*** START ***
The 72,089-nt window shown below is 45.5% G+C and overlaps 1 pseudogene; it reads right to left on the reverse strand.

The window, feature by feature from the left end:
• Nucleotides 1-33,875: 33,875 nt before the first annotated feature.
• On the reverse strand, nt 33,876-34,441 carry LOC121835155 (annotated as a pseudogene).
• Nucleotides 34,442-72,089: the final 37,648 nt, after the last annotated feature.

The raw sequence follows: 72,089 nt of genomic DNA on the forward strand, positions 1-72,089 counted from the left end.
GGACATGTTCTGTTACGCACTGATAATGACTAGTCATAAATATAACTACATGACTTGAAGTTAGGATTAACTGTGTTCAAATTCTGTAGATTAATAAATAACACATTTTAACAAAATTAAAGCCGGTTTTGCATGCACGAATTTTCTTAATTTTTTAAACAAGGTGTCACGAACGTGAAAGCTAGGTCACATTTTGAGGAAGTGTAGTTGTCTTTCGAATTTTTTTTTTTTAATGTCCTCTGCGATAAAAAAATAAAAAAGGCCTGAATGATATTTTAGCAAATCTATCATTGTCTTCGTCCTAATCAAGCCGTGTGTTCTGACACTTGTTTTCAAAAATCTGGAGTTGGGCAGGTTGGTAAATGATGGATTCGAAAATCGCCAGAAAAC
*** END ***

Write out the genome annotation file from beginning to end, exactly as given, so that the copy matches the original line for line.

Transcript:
The 72,089-nt window shown below is 45.5% G+C and overlaps 1 pseudogene; it reads right to left on the reverse strand.

The window, feature by feature from the left end:
• Nucleotides 1-33,875: 33,875 nt before the first annotated feature.
• On the reverse strand, nt 33,876-34,441 carry LOC121835155 (annotated as a pseudogene).
• Nucleotides 34,442-72,089: the final 37,648 nt, after the last annotated feature.

The raw sequence follows: 72,089 nt of genomic DNA on the forward strand, positions 1-72,089 counted from the left end.
GGACATGTTCTGTTACGCACTGATAATGACTAGTCATAAATATAACTACATGACTTGAAGTTAGGATTAACTGTGTTCAAATTCTGTAGATTAATAAATAACACATTTTAACAAAATTAAAGCCGGTTTTGCATGCACGAATTTTCTTAATTTTTTAAACAAGGTGTCACGAACGTGAAAGCTAGGTCACATTTTGAGGAAGTGTAGTTGTCTTTCGAATTTTTTTTTTTTAATGTCCTCTGCGATAAAAAAATAAAAAAGGCCTGAATGATATTTTAGCAAATCTATCATTGTCTTCGTCCTAATCAAGCCGTGTGTTCTGACACTTGTTTTCAAAAATCTGGAGTTGGGCAGGTTGGTAAATGATGGATTCGAAAATCGCCAGAAAAC